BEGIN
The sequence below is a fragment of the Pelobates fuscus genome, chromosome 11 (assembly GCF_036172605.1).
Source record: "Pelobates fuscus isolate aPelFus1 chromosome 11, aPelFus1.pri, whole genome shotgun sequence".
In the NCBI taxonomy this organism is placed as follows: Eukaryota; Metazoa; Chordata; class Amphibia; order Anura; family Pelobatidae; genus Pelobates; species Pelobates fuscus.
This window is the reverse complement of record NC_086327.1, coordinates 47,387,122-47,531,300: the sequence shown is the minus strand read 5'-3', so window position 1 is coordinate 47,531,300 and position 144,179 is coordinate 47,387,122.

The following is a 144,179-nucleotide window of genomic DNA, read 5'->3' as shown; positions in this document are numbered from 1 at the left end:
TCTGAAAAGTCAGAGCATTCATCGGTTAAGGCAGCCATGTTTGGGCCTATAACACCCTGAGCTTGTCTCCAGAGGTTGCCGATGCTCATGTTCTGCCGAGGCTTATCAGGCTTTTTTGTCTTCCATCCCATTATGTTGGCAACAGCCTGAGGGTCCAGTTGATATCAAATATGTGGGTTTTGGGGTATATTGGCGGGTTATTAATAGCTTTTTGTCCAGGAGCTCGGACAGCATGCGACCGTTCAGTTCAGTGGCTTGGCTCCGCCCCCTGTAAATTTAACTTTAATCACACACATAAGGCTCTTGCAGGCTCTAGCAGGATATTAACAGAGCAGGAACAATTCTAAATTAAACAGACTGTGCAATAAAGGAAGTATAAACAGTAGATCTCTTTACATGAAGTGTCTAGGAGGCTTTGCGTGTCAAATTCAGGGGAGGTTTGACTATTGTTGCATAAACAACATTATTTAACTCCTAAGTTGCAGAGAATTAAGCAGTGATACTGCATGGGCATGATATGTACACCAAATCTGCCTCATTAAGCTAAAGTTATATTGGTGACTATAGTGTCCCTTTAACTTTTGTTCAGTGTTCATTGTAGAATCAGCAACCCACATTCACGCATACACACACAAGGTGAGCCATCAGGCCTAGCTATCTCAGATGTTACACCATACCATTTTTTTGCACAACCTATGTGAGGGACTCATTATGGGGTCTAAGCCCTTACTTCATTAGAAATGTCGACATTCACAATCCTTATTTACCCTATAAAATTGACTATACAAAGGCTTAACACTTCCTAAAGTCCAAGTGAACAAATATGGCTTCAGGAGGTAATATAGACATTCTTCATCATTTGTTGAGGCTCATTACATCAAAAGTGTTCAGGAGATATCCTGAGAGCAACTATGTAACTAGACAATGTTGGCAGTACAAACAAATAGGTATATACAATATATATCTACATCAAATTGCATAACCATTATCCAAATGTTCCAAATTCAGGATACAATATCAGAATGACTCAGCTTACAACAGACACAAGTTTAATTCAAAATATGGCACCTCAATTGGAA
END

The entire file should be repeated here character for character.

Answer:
The sequence below is a fragment of the Pelobates fuscus genome, chromosome 11 (assembly GCF_036172605.1).
Source record: "Pelobates fuscus isolate aPelFus1 chromosome 11, aPelFus1.pri, whole genome shotgun sequence".
In the NCBI taxonomy this organism is placed as follows: Eukaryota; Metazoa; Chordata; class Amphibia; order Anura; family Pelobatidae; genus Pelobates; species Pelobates fuscus.
This window is the reverse complement of record NC_086327.1, coordinates 47,387,122-47,531,300: the sequence shown is the minus strand read 5'-3', so window position 1 is coordinate 47,531,300 and position 144,179 is coordinate 47,387,122.

The following is a 144,179-nucleotide window of genomic DNA, read 5'->3' as shown; positions in this document are numbered from 1 at the left end:
TCTGAAAAGTCAGAGCATTCATCGGTTAAGGCAGCCATGTTTGGGCCTATAACACCCTGAGCTTGTCTCCAGAGGTTGCCGATGCTCATGTTCTGCCGAGGCTTATCAGGCTTTTTTGTCTTCCATCCCATTATGTTGGCAACAGCCTGAGGGTCCAGTTGATATCAAATATGTGGGTTTTGGGGTATATTGGCGGGTTATTAATAGCTTTTTGTCCAGGAGCTCGGACAGCATGCGACCGTTCAGTTCAGTGGCTTGGCTCCGCCCCCTGTAAATTTAACTTTAATCACACACATAAGGCTCTTGCAGGCTCTAGCAGGATATTAACAGAGCAGGAACAATTCTAAATTAAACAGACTGTGCAATAAAGGAAGTATAAACAGTAGATCTCTTTACATGAAGTGTCTAGGAGGCTTTGCGTGTCAAATTCAGGGGAGGTTTGACTATTGTTGCATAAACAACATTATTTAACTCCTAAGTTGCAGAGAATTAAGCAGTGATACTGCATGGGCATGATATGTACACCAAATCTGCCTCATTAAGCTAAAGTTATATTGGTGACTATAGTGTCCCTTTAACTTTTGTTCAGTGTTCATTGTAGAATCAGCAACCCACATTCACGCATACACACACAAGGTGAGCCATCAGGCCTAGCTATCTCAGATGTTACACCATACCATTTTTTTGCACAACCTATGTGAGGGACTCATTATGGGGTCTAAGCCCTTACTTCATTAGAAATGTCGACATTCACAATCCTTATTTACCCTATAAAATTGACTATACAAAGGCTTAACACTTCCTAAAGTCCAAGTGAACAAATATGGCTTCAGGAGGTAATATAGACATTCTTCATCATTTGTTGAGGCTCATTACATCAAAAGTGTTCAGGAGATATCCTGAGAGCAACTATGTAACTAGACAATGTTGGCAGTACAAACAAATAGGTATATACAATATATATCTACATCAAATTGCATAACCATTATCCAAATGTTCCAAATTCAGGATACAATATCAGAATGACTCAGCTTACAACAGACACAAGTTTAATTCAAAATATGGCACCTCAATTGGAA